The Irish Times view on the collapse of the Dutch government: Mark Rutte calls it a day

Whoever takes his job as party leader could be forced in the autumn to look for allies on the populist extremes

The collapse last week of the coalition government of Dutch liberal conservative prime minster Mark Rutte, followed by Rutte’s unexpected decision, announced yesterday, to quit politics, will bring new elections this autumn, rather than in 2025 as scheduled.

The four coalition parties could not agree a family reunification policy for refugees fleeing conflict zones. Rutte’s proposals were considered too harsh by the left liberal D66 and the small Christian Unity party, conservative on abortion and euthanasia but progressive on the environment, immigration and social equality.

Rutte, the longest-serving prime minister in modern Dutch history, had a reputation as a skilled negotiator and master craftsman of compromise, so the break-up of the coalition is unlikely to have been an accident. It seems more likely that he was motivated by the declining support in opinion polls for his own VVD party, and the even sharper collapse of his partners in D66 and the CDA. The move may underline his party’s image as tough on immigration and law and order in response to increasing pressure from the right – but Rutte has decided to call time on his own career.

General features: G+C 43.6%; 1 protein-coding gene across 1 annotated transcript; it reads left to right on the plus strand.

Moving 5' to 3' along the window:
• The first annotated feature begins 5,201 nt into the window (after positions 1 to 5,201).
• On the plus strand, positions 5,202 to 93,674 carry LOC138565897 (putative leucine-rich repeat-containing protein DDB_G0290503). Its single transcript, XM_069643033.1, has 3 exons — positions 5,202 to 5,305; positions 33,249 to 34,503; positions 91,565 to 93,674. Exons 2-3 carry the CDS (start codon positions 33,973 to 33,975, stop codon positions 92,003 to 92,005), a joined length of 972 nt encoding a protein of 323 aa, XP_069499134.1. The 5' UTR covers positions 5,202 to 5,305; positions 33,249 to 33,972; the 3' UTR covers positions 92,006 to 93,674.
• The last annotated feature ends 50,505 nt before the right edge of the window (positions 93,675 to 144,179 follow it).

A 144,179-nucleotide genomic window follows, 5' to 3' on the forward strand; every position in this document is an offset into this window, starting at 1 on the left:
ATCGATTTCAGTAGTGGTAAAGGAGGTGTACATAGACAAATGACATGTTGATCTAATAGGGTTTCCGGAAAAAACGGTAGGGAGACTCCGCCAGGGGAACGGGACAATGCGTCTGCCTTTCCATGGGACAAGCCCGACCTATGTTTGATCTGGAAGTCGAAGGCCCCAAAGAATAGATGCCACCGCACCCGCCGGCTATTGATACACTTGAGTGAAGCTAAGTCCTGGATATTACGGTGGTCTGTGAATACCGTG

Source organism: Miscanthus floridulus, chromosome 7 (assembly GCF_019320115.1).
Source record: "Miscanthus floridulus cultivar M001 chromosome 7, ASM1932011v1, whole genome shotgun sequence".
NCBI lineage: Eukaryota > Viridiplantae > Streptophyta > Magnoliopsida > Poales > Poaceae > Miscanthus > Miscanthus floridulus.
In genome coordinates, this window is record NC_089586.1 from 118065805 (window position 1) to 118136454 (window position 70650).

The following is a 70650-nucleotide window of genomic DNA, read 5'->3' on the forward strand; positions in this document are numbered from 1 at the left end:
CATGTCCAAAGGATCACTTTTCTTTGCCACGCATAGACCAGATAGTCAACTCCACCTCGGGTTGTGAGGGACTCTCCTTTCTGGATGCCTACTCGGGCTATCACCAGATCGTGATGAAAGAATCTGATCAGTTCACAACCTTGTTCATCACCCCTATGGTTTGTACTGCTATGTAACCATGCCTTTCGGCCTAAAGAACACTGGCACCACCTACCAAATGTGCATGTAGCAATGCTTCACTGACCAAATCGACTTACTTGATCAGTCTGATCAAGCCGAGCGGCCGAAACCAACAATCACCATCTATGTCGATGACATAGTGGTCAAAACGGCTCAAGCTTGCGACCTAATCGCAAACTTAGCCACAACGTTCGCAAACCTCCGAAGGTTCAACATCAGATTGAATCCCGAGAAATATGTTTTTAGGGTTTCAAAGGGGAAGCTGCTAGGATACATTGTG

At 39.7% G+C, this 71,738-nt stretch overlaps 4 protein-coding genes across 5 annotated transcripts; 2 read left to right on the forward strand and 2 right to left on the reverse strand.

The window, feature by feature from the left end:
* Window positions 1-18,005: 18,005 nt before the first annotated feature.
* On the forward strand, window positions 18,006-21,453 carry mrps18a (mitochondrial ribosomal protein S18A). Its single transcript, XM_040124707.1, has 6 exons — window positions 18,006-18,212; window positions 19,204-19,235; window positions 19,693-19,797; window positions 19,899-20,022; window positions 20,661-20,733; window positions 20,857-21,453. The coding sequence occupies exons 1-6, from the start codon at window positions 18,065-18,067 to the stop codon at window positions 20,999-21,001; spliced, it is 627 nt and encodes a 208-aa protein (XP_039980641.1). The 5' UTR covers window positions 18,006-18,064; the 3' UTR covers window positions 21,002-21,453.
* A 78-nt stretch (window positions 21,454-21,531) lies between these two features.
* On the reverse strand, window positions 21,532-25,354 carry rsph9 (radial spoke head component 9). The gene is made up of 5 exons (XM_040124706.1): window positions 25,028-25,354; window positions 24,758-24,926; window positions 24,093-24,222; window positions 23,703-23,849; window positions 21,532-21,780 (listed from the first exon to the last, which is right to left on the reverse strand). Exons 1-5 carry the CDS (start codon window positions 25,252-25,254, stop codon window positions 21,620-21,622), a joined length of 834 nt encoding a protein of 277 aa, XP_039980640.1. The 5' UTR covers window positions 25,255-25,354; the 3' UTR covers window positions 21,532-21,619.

The Netherlands has a record of spawning new populist movements which burst dramatically onto the scene but often later fade away. The latest of these is the Farmer-Citizen Movement (BBB) of former agri-industry lobbyist Caroline van der Plas, which scored dramatic victories in provincial elections in March on a policy of fighting EU restrictions on the use of nitrogen and pesticides. Van der Plas has since expanded her programme to embrace the usual populist themes of “less tax and fewer regulations”.


As Dutch politics, like that of many other European countries, takes a further turn to the right, the VVD needs a new leader. One contender could be justice minister Dilan Yesilgöz, who has a high profile from her tough stance on the threat posed to Dutch society by murderous mafia-type organisations engaged in the drug trade. But whoever leads the VVD could be forced in the autumn to look for allies on the populist extremes